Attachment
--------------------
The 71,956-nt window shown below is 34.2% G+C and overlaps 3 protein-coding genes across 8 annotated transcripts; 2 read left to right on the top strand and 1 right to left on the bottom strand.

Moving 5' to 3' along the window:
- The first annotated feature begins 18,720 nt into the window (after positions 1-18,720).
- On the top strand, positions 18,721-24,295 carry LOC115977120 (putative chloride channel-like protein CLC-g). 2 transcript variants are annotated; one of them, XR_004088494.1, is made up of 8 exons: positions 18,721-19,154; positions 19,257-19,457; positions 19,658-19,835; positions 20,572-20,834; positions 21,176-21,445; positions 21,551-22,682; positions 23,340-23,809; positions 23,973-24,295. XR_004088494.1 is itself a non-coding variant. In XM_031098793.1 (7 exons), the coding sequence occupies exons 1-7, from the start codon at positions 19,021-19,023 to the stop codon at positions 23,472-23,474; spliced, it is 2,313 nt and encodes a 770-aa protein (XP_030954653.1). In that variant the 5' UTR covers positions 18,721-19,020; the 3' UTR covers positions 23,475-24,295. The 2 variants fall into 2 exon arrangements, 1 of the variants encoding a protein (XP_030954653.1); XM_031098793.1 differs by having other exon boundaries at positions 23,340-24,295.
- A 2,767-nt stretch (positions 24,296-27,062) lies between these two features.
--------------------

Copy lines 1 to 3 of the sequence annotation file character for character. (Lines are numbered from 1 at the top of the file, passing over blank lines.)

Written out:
The 71,956-nt window shown below is 34.2% G+C and overlaps 3 protein-coding genes across 8 annotated transcripts; 2 read left to right on the top strand and 1 right to left on the bottom strand.

Moving 5' to 3' along the window:
- The first annotated feature begins 18,720 nt into the window (after positions 1-18,720).